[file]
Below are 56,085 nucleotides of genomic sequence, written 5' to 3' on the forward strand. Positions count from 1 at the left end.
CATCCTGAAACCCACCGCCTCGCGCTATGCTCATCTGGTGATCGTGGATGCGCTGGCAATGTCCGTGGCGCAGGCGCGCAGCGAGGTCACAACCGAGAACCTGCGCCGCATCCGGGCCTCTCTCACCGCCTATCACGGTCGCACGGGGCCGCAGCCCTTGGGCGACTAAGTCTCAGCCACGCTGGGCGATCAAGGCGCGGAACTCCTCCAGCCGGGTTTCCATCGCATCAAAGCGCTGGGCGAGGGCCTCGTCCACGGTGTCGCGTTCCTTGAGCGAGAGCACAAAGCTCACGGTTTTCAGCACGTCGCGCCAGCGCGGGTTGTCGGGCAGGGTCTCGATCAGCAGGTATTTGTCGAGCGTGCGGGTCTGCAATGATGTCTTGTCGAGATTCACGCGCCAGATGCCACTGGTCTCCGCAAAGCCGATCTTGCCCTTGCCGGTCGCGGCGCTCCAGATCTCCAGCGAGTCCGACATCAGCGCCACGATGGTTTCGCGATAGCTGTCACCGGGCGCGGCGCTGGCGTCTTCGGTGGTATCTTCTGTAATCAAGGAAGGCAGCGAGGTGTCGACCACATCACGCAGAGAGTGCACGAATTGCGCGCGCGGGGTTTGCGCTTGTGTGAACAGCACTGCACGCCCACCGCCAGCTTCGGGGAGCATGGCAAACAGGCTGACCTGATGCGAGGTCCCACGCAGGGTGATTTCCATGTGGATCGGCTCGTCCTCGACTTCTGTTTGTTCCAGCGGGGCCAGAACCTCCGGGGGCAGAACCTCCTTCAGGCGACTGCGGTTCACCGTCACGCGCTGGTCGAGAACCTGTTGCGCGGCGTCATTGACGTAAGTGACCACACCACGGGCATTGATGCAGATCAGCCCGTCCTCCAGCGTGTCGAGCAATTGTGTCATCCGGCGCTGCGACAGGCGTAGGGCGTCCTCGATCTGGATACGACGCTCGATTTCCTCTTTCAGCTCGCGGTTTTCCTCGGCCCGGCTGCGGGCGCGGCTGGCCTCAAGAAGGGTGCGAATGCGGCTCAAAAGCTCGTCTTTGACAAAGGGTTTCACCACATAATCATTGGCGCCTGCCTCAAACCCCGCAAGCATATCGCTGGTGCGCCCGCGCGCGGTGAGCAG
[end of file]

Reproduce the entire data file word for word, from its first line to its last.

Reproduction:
Below are 56,085 nucleotides of genomic sequence, written 5' to 3' on the forward strand. Positions count from 1 at the left end.
CATCCTGAAACCCACCGCCTCGCGCTATGCTCATCTGGTGATCGTGGATGCGCTGGCAATGTCCGTGGCGCAGGCGCGCAGCGAGGTCACAACCGAGAACCTGCGCCGCATCCGGGCCTCTCTCACCGCCTATCACGGTCGCACGGGGCCGCAGCCCTTGGGCGACTAAGTCTCAGCCACGCTGGGCGATCAAGGCGCGGAACTCCTCCAGCCGGGTTTCCATCGCATCAAAGCGCTGGGCGAGGGCCTCGTCCACGGTGTCGCGTTCCTTGAGCGAGAGCACAAAGCTCACGGTTTTCAGCACGTCGCGCCAGCGCGGGTTGTCGGGCAGGGTCTCGATCAGCAGGTATTTGTCGAGCGTGCGGGTCTGCAATGATGTCTTGTCGAGATTCACGCGCCAGATGCCACTGGTCTCCGCAAAGCCGATCTTGCCCTTGCCGGTCGCGGCGCTCCAGATCTCCAGCGAGTCCGACATCAGCGCCACGATGGTTTCGCGATAGCTGTCACCGGGCGCGGCGCTGGCGTCTTCGGTGGTATCTTCTGTAATCAAGGAAGGCAGCGAGGTGTCGACCACATCACGCAGAGAGTGCACGAATTGCGCGCGCGGGGTTTGCGCTTGTGTGAACAGCACTGCACGCCCACCGCCAGCTTCGGGGAGCATGGCAAACAGGCTGACCTGATGCGAGGTCCCACGCAGGGTGATTTCCATGTGGATCGGCTCGTCCTCGACTTCTGTTTGTTCCAGCGGGGCCAGAACCTCCGGGGGCAGAACCTCCTTCAGGCGACTGCGGTTCACCGTCACGCGCTGGTCGAGAACCTGTTGCGCGGCGTCATTGACGTAAGTGACCACACCACGGGCATTGATGCAGATCAGCCCGTCCTCCAGCGTGTCGAGCAATTGTGTCATCCGGCGCTGCGACAGGCGTAGGGCGTCCTCGATCTGGATACGACGCTCGATTTCCTCTTTCAGCTCGCGGTTTTCCTCGGCCCGGCTGCGGGCGCGGCTGGCCTCAAGAAGGGTGCGAATGCGGCTCAAAAGCTCGTCTTTGACAAAGGGTTTCACCACATAATCATTGGCGCCTGCCTCAAACCCCGCAAGCATATCGCTGGTGCGCCCGCGCGCGGTGAGCAG